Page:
Using mobile phone data for migration research

By Albert Salah and Bilgecag Aydogdu

Digital breadcrumbs everywhere

People generate an incredible amount of data every day thanks to their daily interactions with the applications running on their mobile phones, on communications they send, and multimedia material they produce and consume on various platforms. The total volume data created, captured, stored, or consumed is expected to increase from 2 zettabytes in 2010 to 181 zettabytes in 2025[1]. Policy makers cannot ignore the centrality of novel sources of data, such as the data captured by social media and telecommunication companies or satellites. These novel sources of data are the digital footprints of individuals, which can be used to infer rich information on society. When used wisely, big data sources have an immense potential to complement some of the deficiencies of traditional sources and to contribute to evidence-based policy making.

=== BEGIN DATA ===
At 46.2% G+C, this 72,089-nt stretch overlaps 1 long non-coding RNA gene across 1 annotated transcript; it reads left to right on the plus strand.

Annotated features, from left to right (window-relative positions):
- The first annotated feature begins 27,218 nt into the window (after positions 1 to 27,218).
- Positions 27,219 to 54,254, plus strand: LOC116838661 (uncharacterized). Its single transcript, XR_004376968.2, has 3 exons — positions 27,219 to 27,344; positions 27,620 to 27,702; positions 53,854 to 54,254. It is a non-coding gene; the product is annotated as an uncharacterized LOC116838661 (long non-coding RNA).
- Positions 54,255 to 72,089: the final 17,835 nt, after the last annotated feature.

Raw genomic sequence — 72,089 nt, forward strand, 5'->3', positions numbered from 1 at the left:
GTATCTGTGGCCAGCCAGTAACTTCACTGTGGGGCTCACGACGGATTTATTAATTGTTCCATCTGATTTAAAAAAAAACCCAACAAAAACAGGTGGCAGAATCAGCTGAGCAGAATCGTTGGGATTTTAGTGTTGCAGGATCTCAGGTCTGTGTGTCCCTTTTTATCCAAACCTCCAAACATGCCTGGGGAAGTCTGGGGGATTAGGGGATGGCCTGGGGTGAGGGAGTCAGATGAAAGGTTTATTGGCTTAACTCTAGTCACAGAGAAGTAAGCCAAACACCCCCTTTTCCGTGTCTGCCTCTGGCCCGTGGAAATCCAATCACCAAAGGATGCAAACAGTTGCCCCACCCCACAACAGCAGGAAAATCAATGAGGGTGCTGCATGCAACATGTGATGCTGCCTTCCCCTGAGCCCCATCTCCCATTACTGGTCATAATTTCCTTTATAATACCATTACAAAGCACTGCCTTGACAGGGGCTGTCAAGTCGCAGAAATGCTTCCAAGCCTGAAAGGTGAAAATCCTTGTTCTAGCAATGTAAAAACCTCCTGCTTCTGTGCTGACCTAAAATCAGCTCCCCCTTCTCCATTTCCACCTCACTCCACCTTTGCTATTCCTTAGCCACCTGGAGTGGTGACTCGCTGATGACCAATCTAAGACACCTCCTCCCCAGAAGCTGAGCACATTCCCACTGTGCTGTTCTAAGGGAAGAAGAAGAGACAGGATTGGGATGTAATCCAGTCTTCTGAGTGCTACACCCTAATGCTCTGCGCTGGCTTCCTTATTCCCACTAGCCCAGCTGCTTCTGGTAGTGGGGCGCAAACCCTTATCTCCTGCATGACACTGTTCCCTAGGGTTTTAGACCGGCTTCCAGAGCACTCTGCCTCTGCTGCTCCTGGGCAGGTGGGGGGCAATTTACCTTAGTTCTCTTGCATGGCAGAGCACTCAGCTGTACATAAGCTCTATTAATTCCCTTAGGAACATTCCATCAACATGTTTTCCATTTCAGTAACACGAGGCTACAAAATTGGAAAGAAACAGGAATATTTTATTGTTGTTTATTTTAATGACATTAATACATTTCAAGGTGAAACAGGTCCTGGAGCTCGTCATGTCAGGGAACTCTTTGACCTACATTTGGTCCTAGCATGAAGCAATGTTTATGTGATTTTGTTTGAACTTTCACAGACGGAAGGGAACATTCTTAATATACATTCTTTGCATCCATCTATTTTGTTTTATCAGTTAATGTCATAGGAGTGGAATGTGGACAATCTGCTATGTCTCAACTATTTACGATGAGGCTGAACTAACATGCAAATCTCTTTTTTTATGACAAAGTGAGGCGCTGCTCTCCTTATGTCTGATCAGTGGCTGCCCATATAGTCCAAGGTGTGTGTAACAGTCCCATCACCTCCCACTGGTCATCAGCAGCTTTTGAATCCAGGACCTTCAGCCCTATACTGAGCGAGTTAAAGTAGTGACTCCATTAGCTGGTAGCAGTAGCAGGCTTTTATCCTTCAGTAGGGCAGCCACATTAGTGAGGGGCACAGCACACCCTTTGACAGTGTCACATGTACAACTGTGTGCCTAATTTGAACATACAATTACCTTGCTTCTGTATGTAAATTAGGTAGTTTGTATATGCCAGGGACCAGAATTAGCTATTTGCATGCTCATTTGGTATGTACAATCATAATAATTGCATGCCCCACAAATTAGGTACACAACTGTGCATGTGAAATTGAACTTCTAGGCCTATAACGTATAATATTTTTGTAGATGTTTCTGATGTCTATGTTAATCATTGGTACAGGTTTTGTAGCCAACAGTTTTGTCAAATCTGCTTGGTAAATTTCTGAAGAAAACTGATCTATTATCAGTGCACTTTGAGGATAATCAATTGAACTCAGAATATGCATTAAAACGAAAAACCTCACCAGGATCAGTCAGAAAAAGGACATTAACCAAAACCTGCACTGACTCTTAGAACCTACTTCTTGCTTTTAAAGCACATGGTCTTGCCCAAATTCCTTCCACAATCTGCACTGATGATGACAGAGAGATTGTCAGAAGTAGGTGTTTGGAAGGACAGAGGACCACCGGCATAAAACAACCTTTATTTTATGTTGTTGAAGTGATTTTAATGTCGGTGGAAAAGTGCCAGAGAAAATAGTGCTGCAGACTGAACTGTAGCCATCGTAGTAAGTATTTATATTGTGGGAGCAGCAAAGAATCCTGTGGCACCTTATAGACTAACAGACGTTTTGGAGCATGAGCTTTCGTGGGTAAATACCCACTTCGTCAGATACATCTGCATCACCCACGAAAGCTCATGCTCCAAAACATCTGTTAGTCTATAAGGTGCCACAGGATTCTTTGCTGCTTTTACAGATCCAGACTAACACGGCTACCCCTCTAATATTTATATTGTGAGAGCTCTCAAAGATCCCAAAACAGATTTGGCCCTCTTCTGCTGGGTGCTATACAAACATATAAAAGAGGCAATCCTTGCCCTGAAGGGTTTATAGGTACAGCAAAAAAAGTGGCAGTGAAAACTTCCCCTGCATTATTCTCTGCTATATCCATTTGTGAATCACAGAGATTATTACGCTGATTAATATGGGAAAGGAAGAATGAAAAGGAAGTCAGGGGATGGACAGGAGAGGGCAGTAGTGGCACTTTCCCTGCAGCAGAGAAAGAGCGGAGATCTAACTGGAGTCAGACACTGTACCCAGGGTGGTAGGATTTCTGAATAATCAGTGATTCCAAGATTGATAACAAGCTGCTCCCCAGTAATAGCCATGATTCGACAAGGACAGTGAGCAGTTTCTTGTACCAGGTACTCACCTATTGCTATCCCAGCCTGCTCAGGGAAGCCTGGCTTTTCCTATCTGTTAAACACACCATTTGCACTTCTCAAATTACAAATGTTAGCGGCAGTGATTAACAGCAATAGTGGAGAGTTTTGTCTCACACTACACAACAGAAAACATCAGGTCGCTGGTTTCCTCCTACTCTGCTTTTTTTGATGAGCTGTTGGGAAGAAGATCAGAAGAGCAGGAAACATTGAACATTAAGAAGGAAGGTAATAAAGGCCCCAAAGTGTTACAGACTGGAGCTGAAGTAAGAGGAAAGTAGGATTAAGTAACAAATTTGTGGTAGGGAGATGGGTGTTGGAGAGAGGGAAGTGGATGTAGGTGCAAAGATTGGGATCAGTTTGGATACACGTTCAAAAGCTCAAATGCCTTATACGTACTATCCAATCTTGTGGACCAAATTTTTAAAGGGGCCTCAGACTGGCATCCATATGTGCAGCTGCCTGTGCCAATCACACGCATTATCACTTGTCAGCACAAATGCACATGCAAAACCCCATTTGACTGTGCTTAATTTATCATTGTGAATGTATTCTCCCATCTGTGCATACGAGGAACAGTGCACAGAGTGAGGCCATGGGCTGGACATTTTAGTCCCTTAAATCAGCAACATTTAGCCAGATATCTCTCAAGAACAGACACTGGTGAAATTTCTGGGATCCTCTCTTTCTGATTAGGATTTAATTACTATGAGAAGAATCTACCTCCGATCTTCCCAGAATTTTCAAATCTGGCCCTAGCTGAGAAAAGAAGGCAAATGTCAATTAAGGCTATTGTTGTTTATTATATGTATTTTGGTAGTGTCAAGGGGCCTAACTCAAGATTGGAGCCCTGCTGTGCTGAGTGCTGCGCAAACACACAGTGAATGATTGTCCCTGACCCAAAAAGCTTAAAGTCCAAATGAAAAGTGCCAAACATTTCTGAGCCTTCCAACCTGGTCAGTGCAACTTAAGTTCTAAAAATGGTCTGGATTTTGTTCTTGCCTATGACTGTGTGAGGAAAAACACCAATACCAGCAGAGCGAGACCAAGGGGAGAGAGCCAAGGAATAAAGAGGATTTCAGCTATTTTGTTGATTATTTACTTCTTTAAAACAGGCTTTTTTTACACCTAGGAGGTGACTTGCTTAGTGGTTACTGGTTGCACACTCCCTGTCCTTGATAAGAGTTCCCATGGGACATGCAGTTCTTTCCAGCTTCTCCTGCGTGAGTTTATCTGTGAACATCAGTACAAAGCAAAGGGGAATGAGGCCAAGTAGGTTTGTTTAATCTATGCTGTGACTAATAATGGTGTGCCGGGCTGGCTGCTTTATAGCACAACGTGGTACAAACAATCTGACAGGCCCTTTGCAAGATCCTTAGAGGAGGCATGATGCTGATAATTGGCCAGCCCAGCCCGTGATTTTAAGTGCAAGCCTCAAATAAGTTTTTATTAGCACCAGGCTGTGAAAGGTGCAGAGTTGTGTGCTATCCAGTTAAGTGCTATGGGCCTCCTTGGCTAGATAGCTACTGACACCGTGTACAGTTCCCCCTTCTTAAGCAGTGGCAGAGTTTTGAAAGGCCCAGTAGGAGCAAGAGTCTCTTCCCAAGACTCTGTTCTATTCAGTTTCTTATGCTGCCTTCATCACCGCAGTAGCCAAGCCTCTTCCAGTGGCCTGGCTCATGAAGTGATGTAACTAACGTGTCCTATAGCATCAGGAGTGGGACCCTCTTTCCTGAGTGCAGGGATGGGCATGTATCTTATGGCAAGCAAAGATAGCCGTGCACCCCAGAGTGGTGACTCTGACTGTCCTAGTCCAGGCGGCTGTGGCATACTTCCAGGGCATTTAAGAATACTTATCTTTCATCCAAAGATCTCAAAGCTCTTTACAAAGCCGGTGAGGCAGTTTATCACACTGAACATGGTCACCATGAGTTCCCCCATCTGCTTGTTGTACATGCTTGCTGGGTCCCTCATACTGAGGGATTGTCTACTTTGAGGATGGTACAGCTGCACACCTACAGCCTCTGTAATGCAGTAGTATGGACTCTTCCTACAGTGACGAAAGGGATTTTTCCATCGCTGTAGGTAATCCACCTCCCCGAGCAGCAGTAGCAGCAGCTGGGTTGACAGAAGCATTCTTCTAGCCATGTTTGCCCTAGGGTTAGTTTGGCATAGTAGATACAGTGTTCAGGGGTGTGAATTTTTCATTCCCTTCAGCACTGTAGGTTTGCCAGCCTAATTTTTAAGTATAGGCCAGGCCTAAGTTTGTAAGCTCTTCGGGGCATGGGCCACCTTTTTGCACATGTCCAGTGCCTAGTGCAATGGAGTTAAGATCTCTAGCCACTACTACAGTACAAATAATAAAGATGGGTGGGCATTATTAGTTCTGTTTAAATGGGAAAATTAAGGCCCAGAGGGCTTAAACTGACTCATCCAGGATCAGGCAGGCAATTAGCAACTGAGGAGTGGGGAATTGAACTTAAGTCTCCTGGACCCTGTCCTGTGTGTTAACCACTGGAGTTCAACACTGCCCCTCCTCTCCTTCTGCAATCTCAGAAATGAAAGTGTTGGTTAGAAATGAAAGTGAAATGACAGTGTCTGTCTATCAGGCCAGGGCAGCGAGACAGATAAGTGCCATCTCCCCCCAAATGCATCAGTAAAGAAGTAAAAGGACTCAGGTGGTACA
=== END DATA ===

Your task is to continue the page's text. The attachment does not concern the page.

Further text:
Mobile phone data for migration research

Migration is one of the fields in which traditional data sources suffer from various problems such as time lags, inconsistencies, incomplete information, and unclear definitions. Migration data can be categorized into two broad categories; namely, national and international migration data. The capacity to collect high-quality data through administrative censuses and surveys is much greater in developed countries compared to developing countries. When it comes to international migration statistics, this imbalance in capacity between countries is exacerbated by the disharmony of definitions and approaches to measure migration and migration-related phenomena such as migrant integration. In addition, international organizations that collect data on international migrant stocks, and flows, such as United Nations (UN), Organization for Economic Cooperation and Development (OECD), World Bank (WB), and the European Commission, release updated data sets between one and five years. The use of novel sources can potentially address some of the problems and challenges faced in the collection of migration data at the national and international levels.